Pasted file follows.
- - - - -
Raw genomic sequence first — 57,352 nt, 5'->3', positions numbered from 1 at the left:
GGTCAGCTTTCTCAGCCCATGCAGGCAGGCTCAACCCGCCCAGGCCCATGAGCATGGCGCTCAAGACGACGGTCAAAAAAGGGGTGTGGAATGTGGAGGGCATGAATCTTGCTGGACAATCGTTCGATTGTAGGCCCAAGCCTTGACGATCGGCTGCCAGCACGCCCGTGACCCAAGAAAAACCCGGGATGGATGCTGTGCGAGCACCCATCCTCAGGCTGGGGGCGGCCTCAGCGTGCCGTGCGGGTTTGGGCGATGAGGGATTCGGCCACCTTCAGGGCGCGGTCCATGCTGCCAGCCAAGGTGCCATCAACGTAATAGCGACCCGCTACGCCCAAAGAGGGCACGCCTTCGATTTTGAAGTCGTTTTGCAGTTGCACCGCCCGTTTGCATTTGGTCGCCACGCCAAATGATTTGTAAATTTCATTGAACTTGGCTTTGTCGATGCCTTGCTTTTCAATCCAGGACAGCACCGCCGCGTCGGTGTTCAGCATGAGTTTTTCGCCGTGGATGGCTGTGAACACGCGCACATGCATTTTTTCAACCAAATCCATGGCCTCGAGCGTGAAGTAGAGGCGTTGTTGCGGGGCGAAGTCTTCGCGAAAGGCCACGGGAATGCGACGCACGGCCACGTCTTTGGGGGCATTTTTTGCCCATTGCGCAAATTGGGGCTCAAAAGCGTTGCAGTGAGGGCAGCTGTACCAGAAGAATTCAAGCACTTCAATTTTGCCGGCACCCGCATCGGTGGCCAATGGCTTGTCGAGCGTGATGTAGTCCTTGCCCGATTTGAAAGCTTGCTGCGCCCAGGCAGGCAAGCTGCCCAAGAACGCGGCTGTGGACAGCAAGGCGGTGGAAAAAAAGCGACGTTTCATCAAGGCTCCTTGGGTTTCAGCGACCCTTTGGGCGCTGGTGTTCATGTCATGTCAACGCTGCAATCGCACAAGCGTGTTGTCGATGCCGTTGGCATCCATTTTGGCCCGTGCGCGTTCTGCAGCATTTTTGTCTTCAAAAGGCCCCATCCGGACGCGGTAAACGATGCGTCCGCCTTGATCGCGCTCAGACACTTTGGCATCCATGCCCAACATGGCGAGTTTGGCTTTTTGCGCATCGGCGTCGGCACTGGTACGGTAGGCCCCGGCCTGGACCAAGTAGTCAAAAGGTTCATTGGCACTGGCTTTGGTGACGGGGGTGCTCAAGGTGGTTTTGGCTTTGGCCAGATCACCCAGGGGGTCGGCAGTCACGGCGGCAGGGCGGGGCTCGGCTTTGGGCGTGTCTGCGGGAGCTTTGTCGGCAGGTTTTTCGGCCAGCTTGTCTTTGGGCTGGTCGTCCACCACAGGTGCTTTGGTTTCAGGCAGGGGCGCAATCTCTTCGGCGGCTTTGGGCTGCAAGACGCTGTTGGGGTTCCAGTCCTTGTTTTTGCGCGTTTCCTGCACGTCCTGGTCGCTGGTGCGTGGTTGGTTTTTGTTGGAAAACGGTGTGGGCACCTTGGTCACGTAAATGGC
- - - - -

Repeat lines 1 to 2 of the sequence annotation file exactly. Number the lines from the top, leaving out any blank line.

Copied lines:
Raw genomic sequence first — 57,352 nt, 5'->3', positions numbered from 1 at the left:
GGTCAGCTTTCTCAGCCCATGCAGGCAGGCTCAACCCGCCCAGGCCCATGAGCATGGCGCTCAAGACGACGGTCAAAAAAGGGGTGTGGAATGTGGAGGGCATGAATCTTGCTGGACAATCGTTCGATTGTAGGCCCAAGCCTTGACGATCGGCTGCCAGCACGCCCGTGACCCAAGAAAAACCCGGGATGGATGCTGTGCGAGCACCCATCCTCAGGCTGGGGGCGGCCTCAGCGTGCCGTGCGGGTTTGGGCGATGAGGGATTCGGCCACCTTCAGGGCGCGGTCCATGCTGCCAGCCAAGGTGCCATCAACGTAATAGCGACCCGCTACGCCCAAAGAGGGCACGCCTTCGATTTTGAAGTCGTTTTGCAGTTGCACCGCCCGTTTGCATTTGGTCGCCACGCCAAATGATTTGTAAATTTCATTGAACTTGGCTTTGTCGATGCCTTGCTTTTCAATCCAGGACAGCACCGCCGCGTCGGTGTTCAGCATGAGTTTTTCGCCGTGGATGGCTGTGAACACGCGCACATGCATTTTTTCAACCAAATCCATGGCCTCGAGCGTGAAGTAGAGGCGTTGTTGCGGGGCGAAGTCTTCGCGAAAGGCCACGGGAATGCGACGCACGGCCACGTCTTTGGGGGCATTTTTTGCCCATTGCGCAAATTGGGGCTCAAAAGCGTTGCAGTGAGGGCAGCTGTACCAGAAGAATTCAAGCACTTCAATTTTGCCGGCACCCGCATCGGTGGCCAATGGCTTGTCGAGCGTGATGTAGTCCTTGCCCGATTTGAAAGCTTGCTGCGCCCAGGCAGGCAAGCTGCCCAAGAACGCGGCTGTGGACAGCAAGGCGGTGGAAAAAAAGCGACGTTTCATCAAGGCTCCTTGGGTTTCAGCGACCCTTTGGGCGCTGGTGTTCATGTCATGTCAACGCTGCAATCGCACAAGCGTGTTGTCGATGCCGTTGGCATCCATTTTGGCCCGTGCGCGTTCTGCAGCATTTTTGTCTTCAAAAGGCCCCATCCGGACGCGGTAAACGATGCGTCCGCCTTGATCGCGCTCAGACACTTTGGCATCCATGCCCAACATGGCGAGTTTGGCTTTTTGCGCATCGGCGTCGGCACTGGTACGGTAGGCCCCGGCCTGGACCAAGTAGTCAAAAGGTTCATTGGCACTGGCTTTGGTGACGGGGGTGCTCAAGGTGGTTTTGGCTTTGGCCAGATCACCCAGGGGGTCGGCAGTCACGGCGGCAGGGCGGGGCTCGGCTTTGGGCGTGTCTGCGGGAGCTTTGTCGGCAGGTTTTTCGGCCAGCTTGTCTTTGGGCTGGTCGTCCACCACAGGTGCTTTGGTTTCAGGCAGGGGCGCAATCTCTTCGGCGGCTTTGGGCTGCAAGACGCTGTTGGGGTTCCAGTCCTTGTTTTTGCGCGTTTCCTGCACGTCCTGGTCGCTGGTGCGTGGTTGGTTTTTGTTGGAAAACGGTGTGGGCACCTTGGTCACGTAAATGGC